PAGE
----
This Basic Pistol 2 class at KR Training was typical in most ways, but atypical in a very significant one.
Sold out class. Wide variety of folks. One thing that was cool was seeing a lot “pairs”, be it husband and wife, boyfriend and girlfriend, or father and son. Had a fair number of those in this class, and it was nice to see folks strengthening relationships this way.
For the most part, it was a typical Basic Pistol 2 class. Safety, fundamentals, working on sights and trigger, the “press-out”.
What was atypical? The sheer variety of guns. The past some years we’ve seen consolidation towards Glock, M&P, XD/XDm. You get the occasional Sig or 1911, or random other thing. This class was pretty wide across the board. What struck me the most was the sheer number of DA/SA style guns, like Beretta PX4’s and Beretta 92’s. Normally we don’t have to talk much about “guns with a decocker” or the realities of working with DA/SA guns (other than “avoid them”), but we had to make extra effort to work with it in this class. One lady had a P226 DAK, which was a long heavy but at least consistent pull; oddly, she didn’t struggle much with the gun (typically not the case).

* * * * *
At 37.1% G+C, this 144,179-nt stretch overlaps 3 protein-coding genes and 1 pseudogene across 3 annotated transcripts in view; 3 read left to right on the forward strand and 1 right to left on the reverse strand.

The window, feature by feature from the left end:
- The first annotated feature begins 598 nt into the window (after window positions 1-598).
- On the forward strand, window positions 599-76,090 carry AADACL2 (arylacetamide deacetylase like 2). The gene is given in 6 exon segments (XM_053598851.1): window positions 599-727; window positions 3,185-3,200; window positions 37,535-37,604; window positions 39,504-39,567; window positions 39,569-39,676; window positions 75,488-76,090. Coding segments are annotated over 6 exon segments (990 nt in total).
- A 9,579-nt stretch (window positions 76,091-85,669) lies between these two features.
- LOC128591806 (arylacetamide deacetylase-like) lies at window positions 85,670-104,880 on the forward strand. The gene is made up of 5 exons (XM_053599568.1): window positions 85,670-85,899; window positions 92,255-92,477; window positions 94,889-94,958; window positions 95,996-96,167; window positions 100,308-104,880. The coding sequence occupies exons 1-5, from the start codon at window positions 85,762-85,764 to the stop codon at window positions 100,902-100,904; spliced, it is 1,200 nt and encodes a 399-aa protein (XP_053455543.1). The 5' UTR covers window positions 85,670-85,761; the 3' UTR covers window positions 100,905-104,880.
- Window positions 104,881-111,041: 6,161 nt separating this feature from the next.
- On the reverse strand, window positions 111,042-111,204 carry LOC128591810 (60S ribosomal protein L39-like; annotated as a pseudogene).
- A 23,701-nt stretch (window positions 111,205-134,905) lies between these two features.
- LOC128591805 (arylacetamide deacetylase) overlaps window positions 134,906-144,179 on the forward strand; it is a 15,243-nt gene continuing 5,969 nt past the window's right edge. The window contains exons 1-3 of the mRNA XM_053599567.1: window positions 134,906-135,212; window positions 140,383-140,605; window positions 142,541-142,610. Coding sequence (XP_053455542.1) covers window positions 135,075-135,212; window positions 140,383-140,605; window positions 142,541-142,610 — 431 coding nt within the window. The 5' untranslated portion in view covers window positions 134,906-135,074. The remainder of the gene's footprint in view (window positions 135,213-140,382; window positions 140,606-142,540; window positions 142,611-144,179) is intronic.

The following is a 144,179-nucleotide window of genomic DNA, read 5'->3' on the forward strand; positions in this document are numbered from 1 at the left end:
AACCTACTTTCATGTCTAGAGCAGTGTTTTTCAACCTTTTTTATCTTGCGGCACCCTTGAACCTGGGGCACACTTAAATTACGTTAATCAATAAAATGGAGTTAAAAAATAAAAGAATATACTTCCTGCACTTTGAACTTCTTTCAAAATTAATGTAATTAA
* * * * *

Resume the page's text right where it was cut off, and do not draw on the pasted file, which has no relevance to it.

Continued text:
We also had a few cases of the opposite gun-fit problem. Whereas normally the problem is small hands with large gun, we had a few cases of large hands and small guns. For example, one gentleman had a fine Springfield 1911, but his hands were so big that the controls didn’t always work. He would press the trigger and the gun wouldn’t go bang; turns out just the way things were with his hands vs. the grip wound up with the grip safety not being fully depressed. We lent him one of Karl’s double-stacked STI’s and an instant world of difference.
The big take-home? Equipment matters. Your equipment can and will influence your ability to shoot. It will affect your skill, both in a good way and a bad way. Sure, you can master a DA/SA trigger press (look at Ben Stoeger), but do you have the time and dedication to do so? Lend someone an M&P or a Glock and after a few shots to get used to the improved trigger (vs. their DA/SA) and it’s a world of difference and improvement.
That little gun you bought for concealed carry? You can’t get your hands on it, you cannot manipulate and shoot it. How useful will that be if you have to use it to defend yourself? Yes, most people can conceal a full-sized pistol without much problem (with the right holster, etc.). There is a place for small guns, but when you are just starting out, when you are just learning to shoot, get a full-sized gun. Learn to shoot well first, then learn to master the little gun later.
Don’t get married to your equipment – it’s just steel and plastic. Work to find the right gun that fits you and you can shoot well; a gun that doesn’t get in your way, that you don’t have to fight. Here’s helpful guide. You will shoot better with the right equipment.